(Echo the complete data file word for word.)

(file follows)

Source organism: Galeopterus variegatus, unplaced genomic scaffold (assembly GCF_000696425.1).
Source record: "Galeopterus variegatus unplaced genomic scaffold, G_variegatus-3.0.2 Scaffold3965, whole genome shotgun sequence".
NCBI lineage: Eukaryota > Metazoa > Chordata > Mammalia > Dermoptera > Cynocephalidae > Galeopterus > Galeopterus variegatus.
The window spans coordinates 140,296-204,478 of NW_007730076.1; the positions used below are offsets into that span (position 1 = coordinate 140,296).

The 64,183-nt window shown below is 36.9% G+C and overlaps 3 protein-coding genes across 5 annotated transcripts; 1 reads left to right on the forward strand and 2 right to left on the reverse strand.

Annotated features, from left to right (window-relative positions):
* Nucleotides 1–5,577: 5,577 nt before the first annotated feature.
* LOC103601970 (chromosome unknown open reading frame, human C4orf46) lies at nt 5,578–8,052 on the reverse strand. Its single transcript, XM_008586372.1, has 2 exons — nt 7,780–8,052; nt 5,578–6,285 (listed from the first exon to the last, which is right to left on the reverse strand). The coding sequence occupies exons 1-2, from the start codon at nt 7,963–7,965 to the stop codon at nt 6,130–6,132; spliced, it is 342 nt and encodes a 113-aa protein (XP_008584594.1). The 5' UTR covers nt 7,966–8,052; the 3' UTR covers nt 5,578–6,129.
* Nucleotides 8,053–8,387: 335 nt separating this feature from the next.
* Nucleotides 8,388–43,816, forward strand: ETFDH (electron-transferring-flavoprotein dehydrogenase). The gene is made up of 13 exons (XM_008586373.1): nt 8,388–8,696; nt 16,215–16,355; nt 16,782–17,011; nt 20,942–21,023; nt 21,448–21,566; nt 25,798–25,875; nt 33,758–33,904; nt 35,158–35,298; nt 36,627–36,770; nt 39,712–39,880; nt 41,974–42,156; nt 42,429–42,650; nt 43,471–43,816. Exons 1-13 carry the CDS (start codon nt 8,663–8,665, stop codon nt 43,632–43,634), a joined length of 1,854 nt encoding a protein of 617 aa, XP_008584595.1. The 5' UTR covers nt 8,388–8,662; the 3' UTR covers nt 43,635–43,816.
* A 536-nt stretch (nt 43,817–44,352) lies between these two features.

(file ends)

Source organism: Galeopterus variegatus, unplaced genomic scaffold (assembly GCF_000696425.1).
Source record: "Galeopterus variegatus unplaced genomic scaffold, G_variegatus-3.0.2 Scaffold3965, whole genome shotgun sequence".
NCBI lineage: Eukaryota > Metazoa > Chordata > Mammalia > Dermoptera > Cynocephalidae > Galeopterus > Galeopterus variegatus.
The window spans coordinates 140,296-204,478 of NW_007730076.1; the positions used below are offsets into that span (position 1 = coordinate 140,296).

The 64,183-nt window shown below is 36.9% G+C and overlaps 3 protein-coding genes across 5 annotated transcripts; 1 reads left to right on the forward strand and 2 right to left on the reverse strand.

Annotated features, from left to right (window-relative positions):
* Nucleotides 1–5,577: 5,577 nt before the first annotated feature.
* LOC103601970 (chromosome unknown open reading frame, human C4orf46) lies at nt 5,578–8,052 on the reverse strand. Its single transcript, XM_008586372.1, has 2 exons — nt 7,780–8,052; nt 5,578–6,285 (listed from the first exon to the last, which is right to left on the reverse strand). The coding sequence occupies exons 1-2, from the start codon at nt 7,963–7,965 to the stop codon at nt 6,130–6,132; spliced, it is 342 nt and encodes a 113-aa protein (XP_008584594.1). The 5' UTR covers nt 7,966–8,052; the 3' UTR covers nt 5,578–6,129.
* Nucleotides 8,053–8,387: 335 nt separating this feature from the next.
* Nucleotides 8,388–43,816, forward strand: ETFDH (electron-transferring-flavoprotein dehydrogenase). The gene is made up of 13 exons (XM_008586373.1): nt 8,388–8,696; nt 16,215–16,355; nt 16,782–17,011; nt 20,942–21,023; nt 21,448–21,566; nt 25,798–25,875; nt 33,758–33,904; nt 35,158–35,298; nt 36,627–36,770; nt 39,712–39,880; nt 41,974–42,156; nt 42,429–42,650; nt 43,471–43,816. Exons 1-13 carry the CDS (start codon nt 8,663–8,665, stop codon nt 43,632–43,634), a joined length of 1,854 nt encoding a protein of 617 aa, XP_008584595.1. The 5' UTR covers nt 8,388–8,662; the 3' UTR covers nt 43,635–43,816.
* A 536-nt stretch (nt 43,817–44,352) lies between these two features.